Business Council. Stunned listeners heard Vice Commerce Minister Ma
Xiuhong blame foreign companies for encouraging counterfeits by
placing orders with Chinese factories that churn out fakes on the
side. "China is aggressively defending its position," says an
executive who attended the meetings. "It's going to be a real fight."

Leading that battle on the ground is Simone, the lawyer who targeted
"Silk Alley." As a Beijing-based partner in the American law firm
Baker & McKenzie, Simone's clients include more than 30 firms that own
household-name brands (which he declines to name, citing
confidentiality agreements). He meets often with Chinese officials as
a member of two antipiracy business groups—the International Trademark
Association and the Quality Brands Protection Committee. During his 15
years in China, he has worked with local officials to organize more
than 500 raids on factories across the country.

Although his job occasionally calls for hardball tactics, Simone, who
once studied acting at Penn State, prefers to play a more diplomatic
role as the business community's ambassador of brands. Unlike some
other foreign lobbyists, he is careful not to accuse the Chinese
government of condoning IP theft. For example, Simone recently met
with officials from the Ministry of Finance to explore how foreign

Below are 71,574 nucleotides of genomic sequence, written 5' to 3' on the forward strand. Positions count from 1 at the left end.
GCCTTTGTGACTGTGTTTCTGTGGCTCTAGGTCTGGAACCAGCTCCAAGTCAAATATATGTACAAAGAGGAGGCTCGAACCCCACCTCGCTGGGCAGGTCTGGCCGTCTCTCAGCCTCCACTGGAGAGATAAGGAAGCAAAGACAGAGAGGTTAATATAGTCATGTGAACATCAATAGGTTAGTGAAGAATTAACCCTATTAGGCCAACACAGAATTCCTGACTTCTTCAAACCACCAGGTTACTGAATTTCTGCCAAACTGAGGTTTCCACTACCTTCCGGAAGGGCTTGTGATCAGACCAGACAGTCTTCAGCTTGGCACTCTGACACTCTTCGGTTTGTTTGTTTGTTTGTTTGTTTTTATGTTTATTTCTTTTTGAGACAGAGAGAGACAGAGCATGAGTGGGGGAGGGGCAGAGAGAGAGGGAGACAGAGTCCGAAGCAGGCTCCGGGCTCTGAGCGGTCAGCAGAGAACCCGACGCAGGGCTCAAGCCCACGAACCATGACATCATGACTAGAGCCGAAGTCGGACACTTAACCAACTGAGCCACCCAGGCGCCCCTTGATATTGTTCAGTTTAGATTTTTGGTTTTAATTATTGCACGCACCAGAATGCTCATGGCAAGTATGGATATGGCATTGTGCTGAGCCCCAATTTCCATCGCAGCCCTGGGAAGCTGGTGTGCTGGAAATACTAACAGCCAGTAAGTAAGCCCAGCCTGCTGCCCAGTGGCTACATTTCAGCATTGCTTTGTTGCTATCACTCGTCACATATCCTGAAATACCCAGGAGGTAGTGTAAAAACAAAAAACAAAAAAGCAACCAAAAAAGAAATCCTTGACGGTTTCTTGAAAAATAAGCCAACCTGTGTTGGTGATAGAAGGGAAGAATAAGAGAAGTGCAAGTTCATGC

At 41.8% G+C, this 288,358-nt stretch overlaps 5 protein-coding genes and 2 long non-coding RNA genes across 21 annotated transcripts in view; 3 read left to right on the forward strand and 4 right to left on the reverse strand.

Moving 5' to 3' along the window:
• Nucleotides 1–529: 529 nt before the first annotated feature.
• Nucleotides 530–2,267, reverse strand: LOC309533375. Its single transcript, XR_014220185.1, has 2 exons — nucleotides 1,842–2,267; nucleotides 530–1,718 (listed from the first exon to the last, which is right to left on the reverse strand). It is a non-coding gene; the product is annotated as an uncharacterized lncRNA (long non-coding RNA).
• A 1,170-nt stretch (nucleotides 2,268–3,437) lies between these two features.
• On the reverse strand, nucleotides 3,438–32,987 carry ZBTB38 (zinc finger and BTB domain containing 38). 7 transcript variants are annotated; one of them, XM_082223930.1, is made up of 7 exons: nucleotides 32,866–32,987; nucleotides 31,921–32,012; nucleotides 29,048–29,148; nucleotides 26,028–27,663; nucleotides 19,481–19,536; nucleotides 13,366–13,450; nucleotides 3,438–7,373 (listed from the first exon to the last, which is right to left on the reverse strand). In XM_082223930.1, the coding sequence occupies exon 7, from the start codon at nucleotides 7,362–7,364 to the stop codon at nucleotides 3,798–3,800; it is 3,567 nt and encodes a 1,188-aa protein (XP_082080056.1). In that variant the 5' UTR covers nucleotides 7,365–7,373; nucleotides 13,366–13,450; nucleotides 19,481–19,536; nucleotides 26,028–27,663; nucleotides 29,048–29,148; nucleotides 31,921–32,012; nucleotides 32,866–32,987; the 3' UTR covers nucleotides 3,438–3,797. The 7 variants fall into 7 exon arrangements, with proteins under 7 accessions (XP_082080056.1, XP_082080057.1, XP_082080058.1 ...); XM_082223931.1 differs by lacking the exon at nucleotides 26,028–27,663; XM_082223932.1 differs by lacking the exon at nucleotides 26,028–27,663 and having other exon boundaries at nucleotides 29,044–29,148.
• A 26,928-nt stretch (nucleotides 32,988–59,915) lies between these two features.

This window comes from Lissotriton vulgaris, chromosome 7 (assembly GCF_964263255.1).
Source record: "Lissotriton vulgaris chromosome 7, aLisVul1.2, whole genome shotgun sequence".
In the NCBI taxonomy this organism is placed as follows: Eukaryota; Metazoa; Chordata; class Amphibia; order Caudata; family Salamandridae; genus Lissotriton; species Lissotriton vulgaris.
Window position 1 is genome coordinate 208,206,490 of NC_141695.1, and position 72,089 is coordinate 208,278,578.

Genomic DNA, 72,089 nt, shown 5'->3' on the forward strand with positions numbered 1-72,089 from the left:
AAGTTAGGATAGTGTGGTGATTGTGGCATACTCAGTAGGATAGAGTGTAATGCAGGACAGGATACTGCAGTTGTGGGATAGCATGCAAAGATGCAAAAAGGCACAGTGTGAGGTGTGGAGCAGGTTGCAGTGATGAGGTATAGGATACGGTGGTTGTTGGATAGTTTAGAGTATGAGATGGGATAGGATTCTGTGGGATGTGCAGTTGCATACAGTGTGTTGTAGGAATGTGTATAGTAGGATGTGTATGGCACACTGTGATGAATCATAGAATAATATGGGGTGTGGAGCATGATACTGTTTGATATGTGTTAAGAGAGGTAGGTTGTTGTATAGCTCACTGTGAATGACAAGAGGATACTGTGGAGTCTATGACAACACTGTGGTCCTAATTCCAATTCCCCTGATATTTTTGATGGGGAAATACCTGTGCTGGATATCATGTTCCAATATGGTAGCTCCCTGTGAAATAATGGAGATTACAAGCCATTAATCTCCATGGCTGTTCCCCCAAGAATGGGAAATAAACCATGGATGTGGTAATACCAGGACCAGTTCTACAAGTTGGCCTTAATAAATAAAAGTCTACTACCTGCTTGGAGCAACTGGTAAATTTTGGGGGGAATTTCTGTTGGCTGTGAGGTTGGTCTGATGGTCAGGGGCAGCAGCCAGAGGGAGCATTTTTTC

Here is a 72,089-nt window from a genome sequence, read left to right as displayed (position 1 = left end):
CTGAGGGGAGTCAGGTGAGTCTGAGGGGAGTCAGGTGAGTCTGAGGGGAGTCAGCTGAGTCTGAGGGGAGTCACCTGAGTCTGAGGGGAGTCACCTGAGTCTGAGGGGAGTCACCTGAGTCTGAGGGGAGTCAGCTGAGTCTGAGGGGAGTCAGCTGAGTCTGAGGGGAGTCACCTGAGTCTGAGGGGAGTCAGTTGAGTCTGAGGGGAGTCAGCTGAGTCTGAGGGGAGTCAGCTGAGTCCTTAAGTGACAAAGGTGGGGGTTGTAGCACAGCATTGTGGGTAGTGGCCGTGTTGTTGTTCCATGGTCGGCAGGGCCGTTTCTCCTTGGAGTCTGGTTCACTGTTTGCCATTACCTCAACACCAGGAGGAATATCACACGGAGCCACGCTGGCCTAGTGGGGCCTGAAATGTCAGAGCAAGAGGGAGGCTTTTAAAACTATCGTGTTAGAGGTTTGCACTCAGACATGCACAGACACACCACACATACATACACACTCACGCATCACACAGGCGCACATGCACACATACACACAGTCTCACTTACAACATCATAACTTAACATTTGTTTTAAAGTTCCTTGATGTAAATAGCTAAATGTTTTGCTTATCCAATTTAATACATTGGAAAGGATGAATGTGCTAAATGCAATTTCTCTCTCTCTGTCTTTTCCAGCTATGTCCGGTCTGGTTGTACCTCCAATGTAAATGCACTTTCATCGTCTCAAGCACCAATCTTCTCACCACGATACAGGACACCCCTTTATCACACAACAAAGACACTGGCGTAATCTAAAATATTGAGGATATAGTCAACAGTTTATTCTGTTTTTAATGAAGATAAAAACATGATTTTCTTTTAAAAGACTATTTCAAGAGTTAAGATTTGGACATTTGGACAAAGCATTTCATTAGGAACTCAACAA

companies might help tackle the problem of tax revenue lost to piracy.
In a conference room overlooking the new "Silk Street" market, Simone
emphasized in fluent Chinese that he is "100% friendly," adding that
"people in Washington are complaining loudly, but they often don't
know the facts." Then he notes, almost in passing, that police have
arrested more than 10,000 people in a six-month crackdown on gambling.
Why, he asks officials, don't they arrest more counterfeiters?

It's a rhetorical question that Simone answers himself. Chinese state
enforcement agencies barely work together, he informs the finance
officials, who are unfamiliar with how crackdowns are launched. He
explains that the government body that investigates fake goods, the
State Administration of Industry and Commerce (SAIC), can only impose
fines and close factories, and that's not enough. "Factory owners
aren't afraid of fines" because they're too low. "What people are
afraid of is the police," he says. But in a country with rising rates
of violent crime, busting counterfeiters of, say, fake Hello Kitty
notebooks is a low priority. Simone explains that to increase the
number of criminal arrests that could lead to jail time, local SAIC
offices must build cases, often with the help of foreign firms, and
then hand them off to the police. But that rarely happens. In the
first half of last year, he says, the SAIC passed only 14
investigations to the police.

Simone concludes the meeting with a recitation of other obstacles to
IP enforcement, such as bureaucrats he suspects are shielding
factories engaged in piracy since they provide local jobs. Simone also
suggests to the Finance Ministry officials that China's current
leaders aren't aggressive enough about the issue. He recalls that
former Premier Zhu Rongji complained after personally buying fake,
shoddy products, but Simone thinks that level of attention is lacking